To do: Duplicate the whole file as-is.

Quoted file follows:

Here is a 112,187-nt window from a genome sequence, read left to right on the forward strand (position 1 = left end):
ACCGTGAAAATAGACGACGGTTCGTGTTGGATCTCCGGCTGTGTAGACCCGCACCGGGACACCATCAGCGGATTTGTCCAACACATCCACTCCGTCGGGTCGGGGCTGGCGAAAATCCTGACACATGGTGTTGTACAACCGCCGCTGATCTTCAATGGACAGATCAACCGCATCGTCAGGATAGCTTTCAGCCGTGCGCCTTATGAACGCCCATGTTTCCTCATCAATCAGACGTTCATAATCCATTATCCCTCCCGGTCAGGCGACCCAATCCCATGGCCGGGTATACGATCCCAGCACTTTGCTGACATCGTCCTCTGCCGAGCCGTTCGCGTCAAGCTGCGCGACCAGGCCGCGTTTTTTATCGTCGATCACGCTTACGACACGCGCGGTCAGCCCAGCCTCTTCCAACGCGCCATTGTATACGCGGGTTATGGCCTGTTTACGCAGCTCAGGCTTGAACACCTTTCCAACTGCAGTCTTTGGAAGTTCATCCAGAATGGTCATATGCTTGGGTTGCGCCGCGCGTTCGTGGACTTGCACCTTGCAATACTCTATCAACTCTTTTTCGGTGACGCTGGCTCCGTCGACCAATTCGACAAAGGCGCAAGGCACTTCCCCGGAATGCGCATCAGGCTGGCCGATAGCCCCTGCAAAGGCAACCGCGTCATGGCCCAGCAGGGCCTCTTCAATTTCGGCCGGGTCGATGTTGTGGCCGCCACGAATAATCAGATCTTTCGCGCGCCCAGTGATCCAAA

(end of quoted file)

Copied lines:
Here is a 112,187-nt window from a genome sequence, read left to right on the forward strand (position 1 = left end):
ACCGTGAAAATAGACGACGGTTCGTGTTGGATCTCCGGCTGTGTAGACCCGCACCGGGACACCATCAGCGGATTTGTCCAACACATCCACTCCGTCGGGTCGGGGCTGGCGAAAATCCTGACACATGGTGTTGTACAACCGCCGCTGATCTTCAATGGACAGATCAACCGCATCGTCAGGATAGCTTTCAGCCGTGCGCCTTATGAACGCCCATGTTTCCTCATCAATCAGACGTTCATAATCCATTATCCCTCCCGGTCAGGCGACCCAATCCCATGGCCGGGTATACGATCCCAGCACTTTGCTGACATCGTCCTCTGCCGAGCCGTTCGCGTCAAGCTGCGCGACCAGGCCGCGTTTTTTATCGTCGATCACGCTTACGACACGCGCGGTCAGCCCAGCCTCTTCCAACGCGCCATTGTATACGCGGGTTATGGCCTGTTTACGCAGCTCAGGCTTGAACACCTTTCCAACTGCAGTCTTTGGAAGTTCATCCAGAATGGTCATATGCTTGGGTTGCGCCGCGCGTTCGTGGACTTGCACCTTGCAATACTCTATCAACTCTTTTTCGGTGACGCTGGCTCCGTCGACCAATTCGACAAAGGCGCAAGGCACTTCCCCGGAATGCGCATCAGGCTGGCCGATAGCCCCTGCAAAGGCAACCGCGTCATGGCCCAGCAGGGCCTCTTCAATTTCGGCCGGGTCGATGTTGTGGCCGCCACGAATAATCAGATCTTTCGCGCGCCCAGTGATCCAAA